So you may have heard a new term floating around the internet and in health circles that has you a little confused and, even somewhat grossed out. The name is Leaky Gut, and the game is inflammation, but first, is Leaky Gut exactly what it sounds like? Well, yes and no. In scientific circles, the condition is technically called Intestinal Permeability  and refers to micro-holes in the intestinal lining that lead to reactivity of the immune system. In other words, when the integrity of the gut lining is compromised, your body begins to attack itself which leads to all sorts of chronic illnesses and health complaints.  

Now, you may be wondering what sorts of things actually cause these "mini-holes" and what you can do about it? There are lots of different variables that contribute to a leaky gut, but the main players are:  

Chronic Stress  

Food Intolerances 

Antibiotic Use 

Use of steroids, NSAIDS or prescription drugs 

Environmental Toxin Exposure 

Chemotherapy/Radiation 

Ingesting pesticides, herbicides, synthetic hormones  

Conventional meats, eggs and dairy 

Overconsumption of sugar and processed foods  

 

So how exactly do these contribute to a leaky gut? Well, they are all a bit unique, but most of them either directly wear down the lining (think nsaids and chemotherapy) or they amp up general inflammation in the body that leads to a wearing down of the lining over time (think sugar consumption and food intolerances). Either way, the end result is much like rubbing sandpaper over the same spot for hours and hours (in this case, sometimes months or even years) until eventually you break through creating a hole. Once this hole has been made, it becomes easy for food particles, proteins and waste to "leak" into places they shouldn't be – i.e. Your bloodstream.  

In a healthy gut, your cells are packed closely together, in formations called Tight Junctions, that allow for very little permeability. This is what keeps nutrients in your gut and waste out of your body. Unfortunately, while your body is pretty smart, it can't quite keep up with the cognitive abilities of your brain. When partially digested protein molecules enter your bloodstream from your gut (in the case of leaky gut), they may be similar, or even identical, in makeup to protein strands of specific organs in your body. Proteins, after all, are just proteins whether they are eaten dietarily or found native in the body. When these proteins cross the 'Do Not Enter' barrier in your gut, your body sends out soldiers to attack them since they don't have the clearance to be in that restricted area. Immune responses like this are important when pathogens like bacteria and viruses are present, such as when you contract the flu, but not so helpful when we begin to attack our own cells. Unfortunately, in all its wisdom, your body can't tell the difference between the piece of toast you just ate and your thyroidWe call this Molecular Mimicry, which eventually leads to autoimmunity - or any conditions where your body attacks its own cells. So, any and all proteins that match the amino acid strand of gluten in your toast will be treated as foreigners and attacked. Assuming the protein makeup of your thyroid matches your invader toast from that morning, you're in trouble. Obviously, the process is bit more complex than this, but this gives you a general grasp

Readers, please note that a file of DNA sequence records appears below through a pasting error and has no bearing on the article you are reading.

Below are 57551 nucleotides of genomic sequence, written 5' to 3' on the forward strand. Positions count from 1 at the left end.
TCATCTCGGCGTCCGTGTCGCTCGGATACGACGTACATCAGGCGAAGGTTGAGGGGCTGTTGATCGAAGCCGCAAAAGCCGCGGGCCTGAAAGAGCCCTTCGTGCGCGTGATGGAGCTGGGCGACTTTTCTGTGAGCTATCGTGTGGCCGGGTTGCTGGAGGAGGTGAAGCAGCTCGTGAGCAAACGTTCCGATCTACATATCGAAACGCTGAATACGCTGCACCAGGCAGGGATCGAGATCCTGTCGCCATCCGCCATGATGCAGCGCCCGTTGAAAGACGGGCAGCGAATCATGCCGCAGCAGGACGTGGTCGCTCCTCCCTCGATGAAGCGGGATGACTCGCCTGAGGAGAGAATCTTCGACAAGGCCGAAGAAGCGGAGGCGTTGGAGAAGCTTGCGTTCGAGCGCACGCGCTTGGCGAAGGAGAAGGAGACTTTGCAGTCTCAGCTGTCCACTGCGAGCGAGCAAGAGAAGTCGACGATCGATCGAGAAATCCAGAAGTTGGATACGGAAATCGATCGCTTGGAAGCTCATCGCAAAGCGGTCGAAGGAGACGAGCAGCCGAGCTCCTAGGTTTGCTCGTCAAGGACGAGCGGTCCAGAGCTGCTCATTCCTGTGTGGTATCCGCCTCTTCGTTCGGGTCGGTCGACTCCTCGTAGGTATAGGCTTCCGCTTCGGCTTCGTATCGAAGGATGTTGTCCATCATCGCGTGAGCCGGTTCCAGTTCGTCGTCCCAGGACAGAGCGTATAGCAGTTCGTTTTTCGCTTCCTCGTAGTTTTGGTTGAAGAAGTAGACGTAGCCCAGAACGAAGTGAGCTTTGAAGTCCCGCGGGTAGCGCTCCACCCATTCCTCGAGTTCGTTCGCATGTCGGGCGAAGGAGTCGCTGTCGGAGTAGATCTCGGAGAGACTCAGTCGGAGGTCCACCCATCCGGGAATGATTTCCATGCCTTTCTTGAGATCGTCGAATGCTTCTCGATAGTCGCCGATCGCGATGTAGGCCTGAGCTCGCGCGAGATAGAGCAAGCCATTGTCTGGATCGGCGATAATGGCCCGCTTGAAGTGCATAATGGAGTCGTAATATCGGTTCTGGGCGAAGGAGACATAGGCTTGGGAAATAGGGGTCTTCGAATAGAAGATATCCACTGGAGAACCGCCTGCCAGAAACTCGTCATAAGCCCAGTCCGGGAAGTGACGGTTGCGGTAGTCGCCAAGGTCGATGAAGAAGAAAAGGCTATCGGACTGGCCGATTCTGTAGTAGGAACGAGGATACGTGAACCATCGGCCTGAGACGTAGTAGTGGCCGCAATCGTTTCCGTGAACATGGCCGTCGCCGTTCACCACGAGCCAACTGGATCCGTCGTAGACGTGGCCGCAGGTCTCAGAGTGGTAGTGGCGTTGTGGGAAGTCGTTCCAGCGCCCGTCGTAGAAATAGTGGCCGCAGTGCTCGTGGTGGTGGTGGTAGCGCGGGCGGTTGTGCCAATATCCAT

When your gut is leaking out proteins from every meal you ingestyour body is then in a constant state of immune arousal and this leads to even more inflammation that you don't want. Strangely, more and more scientific literature is pointing to the fact that a Leaky Gut doesn't just affect, well, the gut. No, as a matter of fact, a leaky gut can go on to affect literally thousands of different process in your body from your eyes down to your toes. Not good news. Thankfully, a Leaky Gut can be repaired and even strengthened to become better than before. We won't be getting into that in this post, but the 3 best things you can do to begin the process are:  

1. Remove foods that you are intolerant to sensitive to: the biggest culprits are usually grains, dairy, soy, sugar, alcohol, chocolate, eggs, nuts. Try doing an elimination diet and then adding each on back in slowly to check for reactions.  

2. Reduce or manage your chronic stress. Learn to meditate, try yoga or take some relaxing walks. Even 10 minutes in nature has been shown to reduce stress levels significantly.  

3. Include gut healing foods in your diet such as bone broth, collagen protein, l-glutamine, vitamin C, plenty of fresh, organic vegetables and probiotic/fermented foods such as kruat, kimchi, kefir, kombucha and cultured dairy/veggies.  

If you can begin to make these small changes, overtime your gut, and body, will definitely thank you. Until next time!  

 

Sy

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